LIBOR alternatives in loan documentation
Despite the ongoing impacts of COVID-19, regulators have reiterated that the LIBOR transition will proceed as originally planned. Details about the transition have become clearer, but significant uncertainties remain. In June 2020, the UK’s Financial Conduct Authority (FCA) signaled that it will likely make a formal announcement by the end of 2020 with the details of LIBOR’s discontinuation. This will give market participants greater certainty and at least one year to make final preparations before the FCA discontinues LIBOR. Under the EU Benchmarks Regulation, a public consultation presumably will need to support such an announcement, likely published around September 2020 in order for the FCA to make an announcement by the end of 2020.
Industry groups continue moving ahead, trying to build consensus on recommended approaches to dealing with the LIBOR transition. With respect to derivatives, the International Swaps and Derivatives Association (ISDA) plans to release amendments to the 2006 Definitions, as well as a Protocol for incorporating these definitions into legacy contracts. ISDA expected to publish both documents by August 2020; however, as of early in Q3, ISDA still has not published the final versions of these documents. With respect to loan documentation, the Alternative Reference Rates Committee (ARRC) has recently taken steps towards alignment with ISDA’s approach, and it has also published its recommended best practices for navigating the LIBOR transition in May 2020.
In the U.S., UK, and Europe, there have been separate discussions about possible legislative actions to support the LIBOR transition. In the U.S., the ARRC has put forward its proposal for contract gap filler provisions and safe harbor for actions taken by a party related to a switch to risk-free rates. In the UK, the goverment has proposed giving their FCA additional powers related to the transition, including the power to create a synthetic LIBOR after discontinuation, solely for use in narrowly defined tough legacy contracts. The European Commission has proposed making amendments to the Benchmarks Regulation to specifically deal with the LIBOR transition. At this point, it is still uncertain how far these proposed regulatory solutions will advance.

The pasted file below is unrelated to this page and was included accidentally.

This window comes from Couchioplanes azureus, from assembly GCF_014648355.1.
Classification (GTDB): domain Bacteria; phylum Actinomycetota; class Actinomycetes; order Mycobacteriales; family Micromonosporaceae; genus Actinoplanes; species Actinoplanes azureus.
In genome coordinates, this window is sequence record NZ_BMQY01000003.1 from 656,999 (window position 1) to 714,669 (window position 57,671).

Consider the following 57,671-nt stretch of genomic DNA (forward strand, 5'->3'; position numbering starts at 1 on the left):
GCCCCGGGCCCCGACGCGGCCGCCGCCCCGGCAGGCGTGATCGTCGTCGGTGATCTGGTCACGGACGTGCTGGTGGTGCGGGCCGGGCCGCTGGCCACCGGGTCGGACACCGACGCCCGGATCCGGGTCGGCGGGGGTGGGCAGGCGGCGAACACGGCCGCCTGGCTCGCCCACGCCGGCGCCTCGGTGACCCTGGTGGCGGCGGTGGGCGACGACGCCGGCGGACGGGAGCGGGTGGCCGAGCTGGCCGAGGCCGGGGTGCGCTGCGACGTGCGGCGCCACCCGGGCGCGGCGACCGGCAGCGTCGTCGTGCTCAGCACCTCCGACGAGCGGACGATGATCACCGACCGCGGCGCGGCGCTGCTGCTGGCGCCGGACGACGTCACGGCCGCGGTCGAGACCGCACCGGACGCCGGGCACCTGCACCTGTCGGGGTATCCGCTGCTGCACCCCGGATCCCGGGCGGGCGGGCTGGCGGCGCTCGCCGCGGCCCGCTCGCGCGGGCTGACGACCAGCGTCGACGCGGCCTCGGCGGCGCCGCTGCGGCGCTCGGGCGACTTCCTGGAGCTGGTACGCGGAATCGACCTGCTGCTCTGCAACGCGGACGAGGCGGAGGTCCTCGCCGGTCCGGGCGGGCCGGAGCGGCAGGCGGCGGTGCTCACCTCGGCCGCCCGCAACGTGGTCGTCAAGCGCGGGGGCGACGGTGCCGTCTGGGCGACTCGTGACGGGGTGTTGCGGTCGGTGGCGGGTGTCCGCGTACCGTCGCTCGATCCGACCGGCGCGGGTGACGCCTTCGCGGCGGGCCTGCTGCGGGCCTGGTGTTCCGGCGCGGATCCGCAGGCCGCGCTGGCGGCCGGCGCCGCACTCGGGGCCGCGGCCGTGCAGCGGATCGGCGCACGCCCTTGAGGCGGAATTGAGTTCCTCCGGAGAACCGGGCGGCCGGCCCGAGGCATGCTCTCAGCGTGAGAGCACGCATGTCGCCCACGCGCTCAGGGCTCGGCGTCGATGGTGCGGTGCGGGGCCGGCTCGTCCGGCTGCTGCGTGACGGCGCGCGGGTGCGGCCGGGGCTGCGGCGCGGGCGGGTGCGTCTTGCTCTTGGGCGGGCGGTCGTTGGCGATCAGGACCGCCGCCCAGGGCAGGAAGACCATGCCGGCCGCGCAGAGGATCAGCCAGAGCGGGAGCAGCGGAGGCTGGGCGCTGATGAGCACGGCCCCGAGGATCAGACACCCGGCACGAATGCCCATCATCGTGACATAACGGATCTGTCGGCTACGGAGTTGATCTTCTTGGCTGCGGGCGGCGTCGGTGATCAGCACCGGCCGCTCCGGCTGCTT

Regardless of remaining uncertainties, regulators continue to push market participants to progress with their transition planning as the FCA has stated that it will not compel panel banks to continue making submissions to LIBOR after December 31, 2021. That deadline, however, provides a relatively short timeframe for transitioning to LIBOR alternatives, and market participants’ contractual documentation will underpin how smoothly they are able to transition from LIBOR to the appropriate replacement rate.
A critical part of that transition will involve reviewing and updating LIBOR language in loan and derivative documentation. To prepare for the probable transition, Chatham has outlined important factors to consider in loan documentation when grappling with the future unavailability of
Review of LIBOR-related terms
In commercial loan documentation, LIBOR is typically defined by reference to a specific Fixings Screen (or a Screen Rate) at a certain time (e.g., Bloomberg Office ICE LIBOR Fixings Screen LIBOR01 Page at 11 a.m., London time). LIBOR definitions may include a fallback to request quotes from polling banks (as often selected by a facility’s agent or sometimes a lender) if the Fixings Screen is not available. This polling methodology isn't a viable mechanism to determine a fallback rate if LIBOR is permanently discontinued. As a result, Chatham encourages market participants to incorporate more robust fallback mechanisms into their loan documentation.